The knowledge economy, based in the disciplines of Science, Technology, Engineering and Mathematics, demands a digital infrastructure. We started with the broadband bill, which can ensure a better quality of service, which will in-turn attract businesses to Alabama – and especially those areas of rural Alabama which needs jobs the most.

I do support President Trump’s infrastructure plan. Limited government best sees itself limited to proper roles, one of which is infrastructure. There are monies which should be going to the Alabama Department of Transportation, yet these monies are often spent on other agency shortfalls. This needs to stop. Honesty and transparency demands that we use dollars for their intended purpose. Coupled with President Trump’s infrastructure plan for roads, bridges, and ports, Alabama can jump start an economic engine – the benefits of which could last for generations.


Most states resort to installing a state-run lottery to increase revenue and pay for government projects. Do you support a lottery to solve the state’s fiscal woes? Why or why not?

The Lt. Governor, nor Governor, have a vote for any voter-approved lottery per the Constitution of Alabama. Having said that, I am opposed to a lottery funding our government, which happens at the expense of our most vulnerable.

I’m from a district which borders Mississippi. I’ve seen and heard the horror stories of how gambling has left more problems for families and children in its wake. Not only do families suffer, but small businesses also suffer as consumers spend money with the government lottery instead of buying locally – hurting the very ones who desperately need to see improved economic gains and growth.


Alabama is currently the fourth most federally dependent state in the country. What do you think should be the federal government’s role in our state finances?

If Alabama wants to curb federal dependency, then we as its leaders must market Alabama – not to the special interests, but to those expanding businesses that recognize that our low taxes, willing workforce and right to work laws, create an environment of opportunity. Mercedes, Honda, and a host of other companies are helping us through better employment and higher returns on wages.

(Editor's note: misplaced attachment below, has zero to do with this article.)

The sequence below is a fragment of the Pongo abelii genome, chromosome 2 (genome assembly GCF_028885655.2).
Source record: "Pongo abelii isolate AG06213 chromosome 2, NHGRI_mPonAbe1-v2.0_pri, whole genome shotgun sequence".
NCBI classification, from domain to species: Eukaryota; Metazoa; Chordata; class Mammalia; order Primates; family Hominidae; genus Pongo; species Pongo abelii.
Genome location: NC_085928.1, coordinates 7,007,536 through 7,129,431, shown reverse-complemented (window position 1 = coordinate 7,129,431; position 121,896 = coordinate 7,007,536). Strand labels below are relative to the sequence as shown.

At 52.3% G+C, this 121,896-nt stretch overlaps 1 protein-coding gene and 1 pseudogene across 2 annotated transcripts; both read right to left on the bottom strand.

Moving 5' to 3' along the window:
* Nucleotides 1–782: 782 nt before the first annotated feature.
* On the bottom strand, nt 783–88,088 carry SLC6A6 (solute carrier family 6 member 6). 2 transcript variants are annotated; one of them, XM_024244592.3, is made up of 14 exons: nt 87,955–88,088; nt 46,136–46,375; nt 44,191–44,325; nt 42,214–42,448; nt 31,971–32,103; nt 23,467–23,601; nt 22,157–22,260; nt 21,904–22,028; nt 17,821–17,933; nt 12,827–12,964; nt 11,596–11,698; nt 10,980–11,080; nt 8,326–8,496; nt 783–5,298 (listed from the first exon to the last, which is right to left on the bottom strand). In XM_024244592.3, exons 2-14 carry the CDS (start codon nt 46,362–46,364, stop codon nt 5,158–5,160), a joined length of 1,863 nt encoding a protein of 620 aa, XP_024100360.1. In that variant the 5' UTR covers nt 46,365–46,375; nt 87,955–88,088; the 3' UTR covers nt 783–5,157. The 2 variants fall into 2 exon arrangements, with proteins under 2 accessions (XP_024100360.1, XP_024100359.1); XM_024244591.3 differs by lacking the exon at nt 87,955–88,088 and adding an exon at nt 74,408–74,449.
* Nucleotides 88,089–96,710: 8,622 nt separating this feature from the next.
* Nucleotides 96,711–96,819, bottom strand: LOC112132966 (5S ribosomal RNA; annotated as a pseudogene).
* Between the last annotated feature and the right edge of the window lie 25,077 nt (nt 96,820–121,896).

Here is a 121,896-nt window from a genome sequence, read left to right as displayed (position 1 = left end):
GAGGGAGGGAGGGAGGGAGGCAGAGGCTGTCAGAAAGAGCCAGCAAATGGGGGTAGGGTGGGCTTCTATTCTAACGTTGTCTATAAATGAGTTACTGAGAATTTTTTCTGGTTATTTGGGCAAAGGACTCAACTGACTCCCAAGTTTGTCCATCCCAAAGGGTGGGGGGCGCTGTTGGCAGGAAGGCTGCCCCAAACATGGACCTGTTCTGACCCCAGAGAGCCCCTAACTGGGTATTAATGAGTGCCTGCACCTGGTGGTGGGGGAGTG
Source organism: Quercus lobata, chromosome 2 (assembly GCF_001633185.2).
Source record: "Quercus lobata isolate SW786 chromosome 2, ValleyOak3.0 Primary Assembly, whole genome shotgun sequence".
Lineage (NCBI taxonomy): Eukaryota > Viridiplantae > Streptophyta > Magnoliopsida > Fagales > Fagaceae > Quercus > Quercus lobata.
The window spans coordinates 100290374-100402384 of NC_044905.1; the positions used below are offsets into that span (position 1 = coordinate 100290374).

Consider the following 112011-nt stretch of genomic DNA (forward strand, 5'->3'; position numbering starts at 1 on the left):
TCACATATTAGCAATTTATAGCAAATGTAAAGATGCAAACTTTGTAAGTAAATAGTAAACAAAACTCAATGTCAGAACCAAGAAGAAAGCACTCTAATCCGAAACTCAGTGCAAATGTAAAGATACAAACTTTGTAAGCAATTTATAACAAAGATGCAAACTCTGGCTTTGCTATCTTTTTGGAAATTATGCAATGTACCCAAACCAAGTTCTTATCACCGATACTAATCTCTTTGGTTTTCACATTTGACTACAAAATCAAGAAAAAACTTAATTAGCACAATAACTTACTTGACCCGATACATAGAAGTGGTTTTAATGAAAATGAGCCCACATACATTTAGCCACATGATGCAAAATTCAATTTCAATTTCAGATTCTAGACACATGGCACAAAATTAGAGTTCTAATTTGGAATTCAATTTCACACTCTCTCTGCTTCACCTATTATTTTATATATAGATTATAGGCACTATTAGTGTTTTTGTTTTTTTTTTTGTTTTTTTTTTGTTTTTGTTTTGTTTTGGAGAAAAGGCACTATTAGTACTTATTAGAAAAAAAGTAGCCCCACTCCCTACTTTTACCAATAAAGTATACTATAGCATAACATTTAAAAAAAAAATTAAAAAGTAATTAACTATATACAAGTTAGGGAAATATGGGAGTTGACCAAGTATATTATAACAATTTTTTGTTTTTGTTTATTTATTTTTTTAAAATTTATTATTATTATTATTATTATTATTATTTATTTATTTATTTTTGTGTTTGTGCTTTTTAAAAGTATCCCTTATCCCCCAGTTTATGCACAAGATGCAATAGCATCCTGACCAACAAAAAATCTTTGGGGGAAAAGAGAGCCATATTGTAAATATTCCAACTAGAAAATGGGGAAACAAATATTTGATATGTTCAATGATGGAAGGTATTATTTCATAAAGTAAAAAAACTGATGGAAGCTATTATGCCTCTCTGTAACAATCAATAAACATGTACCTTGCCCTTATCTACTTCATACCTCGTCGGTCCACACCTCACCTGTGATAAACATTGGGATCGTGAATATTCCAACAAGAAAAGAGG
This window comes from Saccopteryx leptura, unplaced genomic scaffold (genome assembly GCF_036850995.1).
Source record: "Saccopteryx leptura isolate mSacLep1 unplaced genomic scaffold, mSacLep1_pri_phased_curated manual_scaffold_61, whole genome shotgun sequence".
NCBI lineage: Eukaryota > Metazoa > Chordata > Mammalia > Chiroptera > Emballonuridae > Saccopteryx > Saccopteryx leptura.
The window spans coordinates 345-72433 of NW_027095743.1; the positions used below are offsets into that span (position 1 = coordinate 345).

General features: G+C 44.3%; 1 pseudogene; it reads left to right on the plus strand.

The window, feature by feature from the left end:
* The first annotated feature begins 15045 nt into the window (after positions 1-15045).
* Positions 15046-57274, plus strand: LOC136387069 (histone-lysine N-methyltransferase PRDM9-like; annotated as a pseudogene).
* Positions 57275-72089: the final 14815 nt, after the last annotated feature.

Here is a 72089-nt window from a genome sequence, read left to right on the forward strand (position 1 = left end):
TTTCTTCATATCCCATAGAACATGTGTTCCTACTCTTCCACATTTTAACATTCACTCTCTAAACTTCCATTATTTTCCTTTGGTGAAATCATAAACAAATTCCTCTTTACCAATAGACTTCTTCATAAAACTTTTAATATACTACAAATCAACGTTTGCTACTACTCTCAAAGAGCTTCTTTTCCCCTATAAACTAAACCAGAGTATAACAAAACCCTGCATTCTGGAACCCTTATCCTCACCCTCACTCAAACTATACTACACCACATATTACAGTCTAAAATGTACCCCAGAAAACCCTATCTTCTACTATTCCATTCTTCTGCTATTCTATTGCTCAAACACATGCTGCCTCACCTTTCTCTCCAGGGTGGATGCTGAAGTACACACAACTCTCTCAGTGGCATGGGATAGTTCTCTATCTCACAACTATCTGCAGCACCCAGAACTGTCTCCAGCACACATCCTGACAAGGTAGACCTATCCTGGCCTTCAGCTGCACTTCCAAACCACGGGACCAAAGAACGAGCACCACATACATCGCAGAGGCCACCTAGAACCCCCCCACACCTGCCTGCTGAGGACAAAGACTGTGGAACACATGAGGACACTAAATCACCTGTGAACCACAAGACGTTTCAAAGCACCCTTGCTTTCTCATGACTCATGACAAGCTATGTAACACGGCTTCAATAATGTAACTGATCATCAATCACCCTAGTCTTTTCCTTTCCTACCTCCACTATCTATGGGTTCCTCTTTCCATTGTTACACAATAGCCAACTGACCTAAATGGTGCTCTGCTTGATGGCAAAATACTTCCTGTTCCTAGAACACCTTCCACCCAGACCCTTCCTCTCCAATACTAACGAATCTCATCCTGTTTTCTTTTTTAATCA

Of course, our position as a recipient state as opposed to a donor state from the federal government – puts us in an odd position, but I believe this can be overcome through better, smarter, and more effective economic expansion as more people work, and as we respond to the needs of a new economy.



The Census Bureau suggests that Georgia, Florida, and Tennessee are creating more jobs than Alabama. As lieutenant governor, how would you foster job creation that rivals our neighbors to the north, east, and south?

As the Lt. Governor, while the legislature is in session, I will gladly work with the Governor on economic recruitment, streamlining government, and seeking opportunity. While not in session, I will work with the Governor to meet with industries to get jobs here, to Alabama. Attracting the best and brightest people and businesses to Alabama must be a cornerstone of the Lt. Governor’s office.

As a pro-business leader, I see what our quality of life and low taxes at offers to businesses. Better digital broadband and physical infrastructure, coupled with cutting government bureaucracy and paperwork, will make small businesses grow – the true greatness of Alabama’s economic engine.


Alabama is a right-to-work state. In your opinion, what is the proper role of organized labor and should Alabama remain a right-to-work state?

I believe that Alabamians were wise to put in our constitution that we are a right to work state – which has allowed us to recruit and attract more businesses. We only need to look to other states that do not have such laws and see the difference in growth and opportunity.


The state of Alabama licenses 151 different occupations and over 20% of Alabama workers need a license to work. If elected, how would address these regulations—regulations that both the Obama and Trump administrations have regarded as problematic?

I think that we need to intensely examine all occupational taxes and regulations – to ensure that there exists a clear benefit to the consumer. For many of these licenses, the benefit isn’t so clear – either for the consumer or for the business. Those should be eliminated quickly as government bureaucracy often stands in the way of economic growth. I pledge to work toward the elimination of business licenses by 20% every single year I’m in office.



According to the CDC, Alabama is the state highest-prescribed with opioids, with more prescriptions than people. Opioids are the main driver of overdose deaths and, in 2016, 756 Alabamians died from drug overdoses. As lieutenant governor, how would you help the governor tackle Alabama’s share of this national crisis? 

The Lt. Governor must work with district attorneys and listen to their suggestions. I call for a total state plan. The opioid crisis we are in is not just the governor’s problem, a local problem, or a family problem. It’s an Alabama problem. Let’s get back to the basics of faith, family, and freedom – I see economic development as part of the solution, as one of the surest ways to defeat drugs in life is a job.